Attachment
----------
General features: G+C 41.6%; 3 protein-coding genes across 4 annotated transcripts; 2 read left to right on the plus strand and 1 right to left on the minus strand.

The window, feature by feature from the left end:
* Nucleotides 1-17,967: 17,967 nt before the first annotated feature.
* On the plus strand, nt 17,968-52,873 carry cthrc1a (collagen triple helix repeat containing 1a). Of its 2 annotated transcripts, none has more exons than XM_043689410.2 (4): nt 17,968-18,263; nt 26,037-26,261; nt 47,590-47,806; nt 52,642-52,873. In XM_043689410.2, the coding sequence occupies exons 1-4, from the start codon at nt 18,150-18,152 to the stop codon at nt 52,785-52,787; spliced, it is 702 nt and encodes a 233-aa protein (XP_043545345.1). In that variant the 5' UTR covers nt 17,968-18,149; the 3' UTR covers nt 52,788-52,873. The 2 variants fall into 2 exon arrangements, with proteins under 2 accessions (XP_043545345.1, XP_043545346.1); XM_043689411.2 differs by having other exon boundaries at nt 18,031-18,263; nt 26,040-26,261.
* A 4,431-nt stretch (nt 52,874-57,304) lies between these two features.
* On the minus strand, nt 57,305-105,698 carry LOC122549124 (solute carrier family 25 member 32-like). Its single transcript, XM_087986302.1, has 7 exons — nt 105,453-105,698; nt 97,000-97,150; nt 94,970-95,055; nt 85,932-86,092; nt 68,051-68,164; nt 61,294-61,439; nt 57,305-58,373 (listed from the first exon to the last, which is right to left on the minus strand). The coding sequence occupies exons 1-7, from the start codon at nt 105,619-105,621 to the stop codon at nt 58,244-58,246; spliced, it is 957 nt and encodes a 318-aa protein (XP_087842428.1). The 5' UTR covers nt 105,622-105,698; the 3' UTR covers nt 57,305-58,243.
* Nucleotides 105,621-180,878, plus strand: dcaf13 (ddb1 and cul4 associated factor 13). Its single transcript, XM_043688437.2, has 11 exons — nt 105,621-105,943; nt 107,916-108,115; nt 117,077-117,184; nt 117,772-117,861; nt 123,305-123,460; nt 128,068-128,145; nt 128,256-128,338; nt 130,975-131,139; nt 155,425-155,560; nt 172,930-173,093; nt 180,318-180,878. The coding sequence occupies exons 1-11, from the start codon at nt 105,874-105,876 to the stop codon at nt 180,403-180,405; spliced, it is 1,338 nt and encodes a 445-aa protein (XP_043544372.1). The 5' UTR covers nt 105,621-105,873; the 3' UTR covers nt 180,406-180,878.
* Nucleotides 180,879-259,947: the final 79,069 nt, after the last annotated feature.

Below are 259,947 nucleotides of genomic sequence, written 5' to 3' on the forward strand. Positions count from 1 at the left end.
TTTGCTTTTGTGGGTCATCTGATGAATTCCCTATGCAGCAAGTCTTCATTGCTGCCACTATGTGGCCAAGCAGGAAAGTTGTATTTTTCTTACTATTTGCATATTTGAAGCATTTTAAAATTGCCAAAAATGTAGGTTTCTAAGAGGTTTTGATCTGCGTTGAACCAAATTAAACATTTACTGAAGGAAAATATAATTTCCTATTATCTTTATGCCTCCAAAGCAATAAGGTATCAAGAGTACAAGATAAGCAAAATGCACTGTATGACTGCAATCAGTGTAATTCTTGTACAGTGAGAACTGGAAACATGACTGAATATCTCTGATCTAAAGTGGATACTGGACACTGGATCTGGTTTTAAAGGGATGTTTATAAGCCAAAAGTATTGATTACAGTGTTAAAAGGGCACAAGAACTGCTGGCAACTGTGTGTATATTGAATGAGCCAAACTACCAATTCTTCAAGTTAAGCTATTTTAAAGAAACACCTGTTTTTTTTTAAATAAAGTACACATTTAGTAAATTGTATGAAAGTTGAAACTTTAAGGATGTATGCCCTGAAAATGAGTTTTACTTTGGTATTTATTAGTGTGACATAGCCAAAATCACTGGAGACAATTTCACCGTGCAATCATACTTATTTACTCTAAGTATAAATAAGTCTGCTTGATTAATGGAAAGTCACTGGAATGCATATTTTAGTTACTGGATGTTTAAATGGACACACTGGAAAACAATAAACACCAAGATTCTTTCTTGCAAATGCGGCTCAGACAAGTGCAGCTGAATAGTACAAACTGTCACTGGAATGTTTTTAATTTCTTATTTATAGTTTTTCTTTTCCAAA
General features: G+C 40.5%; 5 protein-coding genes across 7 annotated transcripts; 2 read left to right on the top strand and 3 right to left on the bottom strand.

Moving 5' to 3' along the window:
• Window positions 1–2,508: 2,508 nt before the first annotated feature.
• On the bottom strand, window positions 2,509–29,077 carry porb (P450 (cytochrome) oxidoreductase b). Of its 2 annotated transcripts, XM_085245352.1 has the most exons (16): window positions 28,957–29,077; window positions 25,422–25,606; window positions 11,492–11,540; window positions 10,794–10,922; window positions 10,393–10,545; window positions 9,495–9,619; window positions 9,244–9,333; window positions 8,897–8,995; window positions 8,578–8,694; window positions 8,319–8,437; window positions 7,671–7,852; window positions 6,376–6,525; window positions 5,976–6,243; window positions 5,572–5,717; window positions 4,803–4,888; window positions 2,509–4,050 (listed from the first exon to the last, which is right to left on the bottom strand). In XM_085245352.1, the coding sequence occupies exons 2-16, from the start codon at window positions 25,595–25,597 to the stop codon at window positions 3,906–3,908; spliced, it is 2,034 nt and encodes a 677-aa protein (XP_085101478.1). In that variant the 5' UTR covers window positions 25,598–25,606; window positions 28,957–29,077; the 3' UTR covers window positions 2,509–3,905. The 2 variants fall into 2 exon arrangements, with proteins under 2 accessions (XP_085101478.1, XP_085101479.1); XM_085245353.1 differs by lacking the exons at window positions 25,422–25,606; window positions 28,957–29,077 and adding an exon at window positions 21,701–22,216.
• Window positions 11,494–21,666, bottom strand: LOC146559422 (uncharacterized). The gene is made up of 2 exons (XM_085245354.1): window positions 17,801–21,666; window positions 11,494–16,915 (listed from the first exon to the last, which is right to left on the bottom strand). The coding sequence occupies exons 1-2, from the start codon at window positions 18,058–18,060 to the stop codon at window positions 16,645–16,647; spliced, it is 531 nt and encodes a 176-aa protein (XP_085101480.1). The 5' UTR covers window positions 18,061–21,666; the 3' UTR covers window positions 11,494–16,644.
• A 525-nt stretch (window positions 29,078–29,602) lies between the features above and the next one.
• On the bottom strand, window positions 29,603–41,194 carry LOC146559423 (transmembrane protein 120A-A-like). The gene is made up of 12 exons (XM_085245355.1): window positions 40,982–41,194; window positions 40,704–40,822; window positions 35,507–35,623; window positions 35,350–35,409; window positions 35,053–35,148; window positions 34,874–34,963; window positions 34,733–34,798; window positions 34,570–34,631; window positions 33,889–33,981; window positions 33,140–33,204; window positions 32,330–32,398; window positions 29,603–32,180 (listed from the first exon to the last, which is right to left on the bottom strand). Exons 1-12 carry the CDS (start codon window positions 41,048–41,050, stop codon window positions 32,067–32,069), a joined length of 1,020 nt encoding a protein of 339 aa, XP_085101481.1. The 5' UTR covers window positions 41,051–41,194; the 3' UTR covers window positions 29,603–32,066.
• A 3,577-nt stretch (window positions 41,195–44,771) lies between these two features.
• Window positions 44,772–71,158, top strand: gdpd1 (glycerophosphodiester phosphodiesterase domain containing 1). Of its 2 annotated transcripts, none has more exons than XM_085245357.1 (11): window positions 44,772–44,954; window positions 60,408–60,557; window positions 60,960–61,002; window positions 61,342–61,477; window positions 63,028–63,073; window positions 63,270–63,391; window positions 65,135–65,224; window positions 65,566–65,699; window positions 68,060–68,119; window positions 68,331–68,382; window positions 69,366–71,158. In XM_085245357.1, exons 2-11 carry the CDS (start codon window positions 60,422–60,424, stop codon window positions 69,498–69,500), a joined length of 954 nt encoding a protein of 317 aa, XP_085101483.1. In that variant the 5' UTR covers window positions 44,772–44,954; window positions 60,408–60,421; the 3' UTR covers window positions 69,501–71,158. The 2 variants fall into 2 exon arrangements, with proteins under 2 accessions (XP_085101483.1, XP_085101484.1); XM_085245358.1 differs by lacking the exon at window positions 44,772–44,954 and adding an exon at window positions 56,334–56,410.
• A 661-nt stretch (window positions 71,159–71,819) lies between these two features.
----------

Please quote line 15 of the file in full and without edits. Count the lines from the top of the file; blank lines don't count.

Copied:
• Window positions 11,494–21,666, bottom strand: LOC146559422 (uncharacterized). The gene is made up of 2 exons (XM_085245354.1): window positions 17,801–21,666; window positions 11,494–16,915 (listed from the first exon to the last, which is right to left on the bottom strand). The coding sequence occupies exons 1-2, from the start codon at window positions 18,058–18,060 to the stop codon at window positions 16,645–16,647; spliced, it is 531 nt and encodes a 176-aa protein (XP_085101480.1). The 5' UTR covers window positions 18,061–21,666; the 3' UTR covers window positions 11,494–16,644.